One of these days, maybe soon, this trade war is going to end. The U.S. could end the war by reintegrating itself into the multilateral global trading system. Or it could surrender its global economic leadership to China. Either way, it’s worth pondering the shape of the global order afterwards.

It will be a truly multipolar world, with Asia as one of its most dominant regions. Since the 2008 global financial crisis, emerging Asia’s combined GDP has grown 188%, versus 19% in the U.S. and 13% in the EU, according to the IMF. This Asian dominance should only grow. Within a decade, Asia’s GDP is projected to exceed the combined GDPs of the U.S. and Europe.

Of the $30 trillion the Brookings Institution projects the world’s middle class will spend in the next decade-and-a-half, most will come from emerging Asia such as China, Indonesia, India and Vietnam and only 3% from developed countries. Asia’s economic rise will reshape the global order and mint new fortunes across Asia. Asia already has more billionaires, at 827, than second-place U.S. at 585, according to the 2018 Forbes billionaires list.

Whatever the U.S. government does next, American society’s deep divisions and polarisation will persist beyond the trade war’s end. Thus, America’s leadership in the post-trade war global order will be severely weakened, if not eliminated. Europe, meanwhile, will be increasingly inward-looking, busy amalgamating 27 diverse countries under a single European identity and polity.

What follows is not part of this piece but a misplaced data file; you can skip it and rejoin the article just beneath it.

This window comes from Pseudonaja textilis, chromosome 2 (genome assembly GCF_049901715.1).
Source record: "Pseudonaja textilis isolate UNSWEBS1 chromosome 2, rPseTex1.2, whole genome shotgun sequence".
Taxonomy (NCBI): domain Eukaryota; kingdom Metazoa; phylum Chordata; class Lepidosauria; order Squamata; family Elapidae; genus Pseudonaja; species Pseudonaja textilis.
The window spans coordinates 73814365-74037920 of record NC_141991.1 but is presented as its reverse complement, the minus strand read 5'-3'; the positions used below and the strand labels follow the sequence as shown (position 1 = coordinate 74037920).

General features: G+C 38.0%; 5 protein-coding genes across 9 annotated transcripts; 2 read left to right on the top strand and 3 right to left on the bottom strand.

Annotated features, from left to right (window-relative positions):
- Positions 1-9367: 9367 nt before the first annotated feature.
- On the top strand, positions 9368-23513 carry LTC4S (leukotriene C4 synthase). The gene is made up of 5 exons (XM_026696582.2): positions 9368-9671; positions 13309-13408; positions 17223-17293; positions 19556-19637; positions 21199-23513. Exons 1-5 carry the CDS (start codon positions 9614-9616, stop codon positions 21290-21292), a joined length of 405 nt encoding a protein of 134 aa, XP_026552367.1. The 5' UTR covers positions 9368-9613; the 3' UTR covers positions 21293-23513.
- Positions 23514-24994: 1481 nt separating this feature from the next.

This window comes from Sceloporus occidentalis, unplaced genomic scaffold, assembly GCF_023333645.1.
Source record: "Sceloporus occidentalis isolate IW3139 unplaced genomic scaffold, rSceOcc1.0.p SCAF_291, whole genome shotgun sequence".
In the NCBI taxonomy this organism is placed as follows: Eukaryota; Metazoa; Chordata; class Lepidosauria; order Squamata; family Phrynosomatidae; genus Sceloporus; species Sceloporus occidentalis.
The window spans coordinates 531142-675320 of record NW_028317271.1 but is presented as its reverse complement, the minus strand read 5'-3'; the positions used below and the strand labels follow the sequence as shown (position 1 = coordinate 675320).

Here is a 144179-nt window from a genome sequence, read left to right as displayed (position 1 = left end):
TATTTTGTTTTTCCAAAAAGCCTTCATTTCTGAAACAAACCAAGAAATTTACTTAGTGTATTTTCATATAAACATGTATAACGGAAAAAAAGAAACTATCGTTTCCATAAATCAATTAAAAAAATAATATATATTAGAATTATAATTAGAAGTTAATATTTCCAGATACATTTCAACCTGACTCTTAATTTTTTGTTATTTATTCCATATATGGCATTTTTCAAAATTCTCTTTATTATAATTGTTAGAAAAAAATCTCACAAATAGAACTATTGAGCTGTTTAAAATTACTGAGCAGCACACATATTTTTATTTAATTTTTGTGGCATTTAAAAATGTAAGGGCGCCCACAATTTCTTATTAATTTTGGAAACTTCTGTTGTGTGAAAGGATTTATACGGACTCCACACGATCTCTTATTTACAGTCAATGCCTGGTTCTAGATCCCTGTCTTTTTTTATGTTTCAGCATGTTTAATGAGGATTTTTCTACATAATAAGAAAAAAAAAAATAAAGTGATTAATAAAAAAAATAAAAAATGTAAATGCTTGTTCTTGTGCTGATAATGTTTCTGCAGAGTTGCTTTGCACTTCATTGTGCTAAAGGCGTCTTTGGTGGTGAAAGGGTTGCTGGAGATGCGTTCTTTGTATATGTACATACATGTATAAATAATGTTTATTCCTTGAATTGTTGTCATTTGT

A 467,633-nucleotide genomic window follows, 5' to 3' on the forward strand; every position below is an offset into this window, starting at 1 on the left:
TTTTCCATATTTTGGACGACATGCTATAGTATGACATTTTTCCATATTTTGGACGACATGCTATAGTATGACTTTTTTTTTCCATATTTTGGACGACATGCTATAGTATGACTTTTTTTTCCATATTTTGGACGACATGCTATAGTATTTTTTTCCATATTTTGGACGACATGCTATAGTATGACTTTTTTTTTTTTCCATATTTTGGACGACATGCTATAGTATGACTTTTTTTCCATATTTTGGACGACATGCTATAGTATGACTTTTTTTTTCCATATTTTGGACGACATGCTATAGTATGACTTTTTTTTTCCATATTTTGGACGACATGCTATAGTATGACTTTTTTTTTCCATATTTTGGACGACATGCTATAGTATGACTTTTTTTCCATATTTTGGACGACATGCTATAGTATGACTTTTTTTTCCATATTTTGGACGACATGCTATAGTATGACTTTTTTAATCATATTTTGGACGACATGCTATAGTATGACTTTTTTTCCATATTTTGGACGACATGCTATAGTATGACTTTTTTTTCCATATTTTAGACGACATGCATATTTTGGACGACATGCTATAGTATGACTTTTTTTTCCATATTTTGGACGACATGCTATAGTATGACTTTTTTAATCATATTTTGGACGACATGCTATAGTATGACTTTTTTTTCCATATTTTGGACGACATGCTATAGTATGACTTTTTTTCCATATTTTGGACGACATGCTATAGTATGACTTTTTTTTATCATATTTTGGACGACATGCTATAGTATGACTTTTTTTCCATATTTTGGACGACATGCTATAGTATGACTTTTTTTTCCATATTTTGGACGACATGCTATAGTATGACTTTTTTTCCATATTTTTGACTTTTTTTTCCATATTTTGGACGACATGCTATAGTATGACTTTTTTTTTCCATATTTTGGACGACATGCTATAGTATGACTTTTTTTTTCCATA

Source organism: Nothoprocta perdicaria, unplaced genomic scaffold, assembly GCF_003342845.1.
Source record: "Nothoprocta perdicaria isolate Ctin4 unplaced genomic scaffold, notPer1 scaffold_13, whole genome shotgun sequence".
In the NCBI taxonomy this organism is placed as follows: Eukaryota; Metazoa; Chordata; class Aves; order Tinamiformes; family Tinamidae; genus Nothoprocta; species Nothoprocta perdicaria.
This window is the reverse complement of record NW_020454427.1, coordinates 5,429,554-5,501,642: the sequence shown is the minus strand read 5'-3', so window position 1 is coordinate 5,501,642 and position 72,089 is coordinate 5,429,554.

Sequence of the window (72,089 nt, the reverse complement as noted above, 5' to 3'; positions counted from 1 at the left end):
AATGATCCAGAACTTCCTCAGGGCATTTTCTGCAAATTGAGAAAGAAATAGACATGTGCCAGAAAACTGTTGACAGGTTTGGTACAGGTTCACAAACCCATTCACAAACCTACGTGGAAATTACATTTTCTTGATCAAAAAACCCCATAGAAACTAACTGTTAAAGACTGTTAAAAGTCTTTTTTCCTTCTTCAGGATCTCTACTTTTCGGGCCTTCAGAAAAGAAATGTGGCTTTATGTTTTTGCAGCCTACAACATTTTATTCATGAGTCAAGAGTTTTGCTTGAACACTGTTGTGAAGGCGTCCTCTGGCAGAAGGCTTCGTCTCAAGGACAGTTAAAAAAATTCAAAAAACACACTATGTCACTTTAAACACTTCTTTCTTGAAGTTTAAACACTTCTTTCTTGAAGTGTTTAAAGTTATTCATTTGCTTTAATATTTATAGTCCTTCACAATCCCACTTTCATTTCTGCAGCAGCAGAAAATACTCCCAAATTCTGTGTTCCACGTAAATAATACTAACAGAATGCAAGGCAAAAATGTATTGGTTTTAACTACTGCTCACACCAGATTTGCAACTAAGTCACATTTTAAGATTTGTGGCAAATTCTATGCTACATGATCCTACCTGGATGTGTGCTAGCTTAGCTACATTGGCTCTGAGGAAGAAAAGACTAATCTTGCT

The EU, a top-down, grand design intended to unify Europe, has run aground on the shoals of resurgent populist nationalism, leaving it little space for global leadership as it deals with this existential crisis.

Next comes Asia. Without any grand design or pre-tense of shared values, Asia has become one of the world’s most economically integrated regions, second only to Europe, despite lacking a regional free trade agreement. That said, Asia will remain diverse, fragmented, and beset with geopolitical tensions.

Don’t expect an “Asian Union” soon. Asia’s economic integration stems from grassroots pragmatic opportunism the exact opposite of Europe’s top-down grand design. Despite geopolitics, Asian businesses find ways to trade, invest and collaborate across borders.

Today, Asia has the world’s most sophisticated and productive supply chains, which are rapidly expanding into Central Asia and Africa, and are amplified by China’s Belt and Road Initiative.